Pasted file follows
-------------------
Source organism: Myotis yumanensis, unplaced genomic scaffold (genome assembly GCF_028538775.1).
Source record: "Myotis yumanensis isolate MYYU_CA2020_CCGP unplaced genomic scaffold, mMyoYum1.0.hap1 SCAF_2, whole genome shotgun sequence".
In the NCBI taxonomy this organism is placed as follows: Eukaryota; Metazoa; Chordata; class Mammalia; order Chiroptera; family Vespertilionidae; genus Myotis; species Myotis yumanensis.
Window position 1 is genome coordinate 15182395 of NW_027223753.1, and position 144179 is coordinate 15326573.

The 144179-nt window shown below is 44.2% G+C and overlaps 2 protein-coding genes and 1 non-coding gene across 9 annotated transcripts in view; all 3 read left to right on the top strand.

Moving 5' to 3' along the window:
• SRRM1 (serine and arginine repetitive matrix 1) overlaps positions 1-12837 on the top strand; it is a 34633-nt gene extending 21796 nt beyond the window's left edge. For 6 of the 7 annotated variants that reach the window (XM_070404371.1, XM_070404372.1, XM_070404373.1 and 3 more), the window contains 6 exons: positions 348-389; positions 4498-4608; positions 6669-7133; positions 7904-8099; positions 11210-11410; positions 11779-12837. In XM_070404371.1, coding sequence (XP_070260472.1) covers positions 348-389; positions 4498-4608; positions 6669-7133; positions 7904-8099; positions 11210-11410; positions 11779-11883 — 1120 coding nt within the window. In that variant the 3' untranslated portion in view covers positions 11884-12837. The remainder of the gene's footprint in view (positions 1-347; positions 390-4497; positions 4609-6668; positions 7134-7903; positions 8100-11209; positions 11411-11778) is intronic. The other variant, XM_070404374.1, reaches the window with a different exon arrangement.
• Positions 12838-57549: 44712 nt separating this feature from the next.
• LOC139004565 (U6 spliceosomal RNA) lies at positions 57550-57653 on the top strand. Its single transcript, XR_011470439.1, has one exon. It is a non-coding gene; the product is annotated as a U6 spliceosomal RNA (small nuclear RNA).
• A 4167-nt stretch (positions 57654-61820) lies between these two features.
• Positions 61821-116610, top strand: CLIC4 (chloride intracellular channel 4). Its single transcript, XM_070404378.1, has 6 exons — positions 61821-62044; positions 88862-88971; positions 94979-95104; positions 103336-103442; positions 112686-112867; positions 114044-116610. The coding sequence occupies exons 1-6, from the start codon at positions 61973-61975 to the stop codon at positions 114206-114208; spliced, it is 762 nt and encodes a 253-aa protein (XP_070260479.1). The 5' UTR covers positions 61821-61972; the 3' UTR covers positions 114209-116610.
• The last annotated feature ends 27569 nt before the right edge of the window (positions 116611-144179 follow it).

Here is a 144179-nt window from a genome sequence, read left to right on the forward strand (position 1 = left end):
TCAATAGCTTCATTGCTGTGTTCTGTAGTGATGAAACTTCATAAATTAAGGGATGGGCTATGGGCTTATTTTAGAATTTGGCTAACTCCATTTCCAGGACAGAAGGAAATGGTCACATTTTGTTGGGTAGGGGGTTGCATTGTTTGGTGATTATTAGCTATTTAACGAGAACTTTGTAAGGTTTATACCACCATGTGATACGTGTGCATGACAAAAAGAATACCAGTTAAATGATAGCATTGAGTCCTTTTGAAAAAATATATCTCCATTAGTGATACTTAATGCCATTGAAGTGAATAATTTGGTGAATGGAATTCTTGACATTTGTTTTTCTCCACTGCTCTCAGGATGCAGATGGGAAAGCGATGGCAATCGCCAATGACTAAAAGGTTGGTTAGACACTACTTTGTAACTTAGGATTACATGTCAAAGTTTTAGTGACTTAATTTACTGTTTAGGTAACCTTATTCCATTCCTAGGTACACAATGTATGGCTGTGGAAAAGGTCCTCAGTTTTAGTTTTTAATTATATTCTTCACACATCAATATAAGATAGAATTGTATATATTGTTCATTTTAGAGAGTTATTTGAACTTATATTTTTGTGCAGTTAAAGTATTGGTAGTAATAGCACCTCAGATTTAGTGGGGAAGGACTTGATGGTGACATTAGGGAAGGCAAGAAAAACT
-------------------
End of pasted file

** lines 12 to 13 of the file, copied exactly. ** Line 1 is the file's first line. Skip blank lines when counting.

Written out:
• The last annotated feature ends 27569 nt before the right edge of the window (positions 116611-144179 follow it).

Here is a 144179-nt window from a genome sequence, read left to right on the forward strand (position 1 = left end):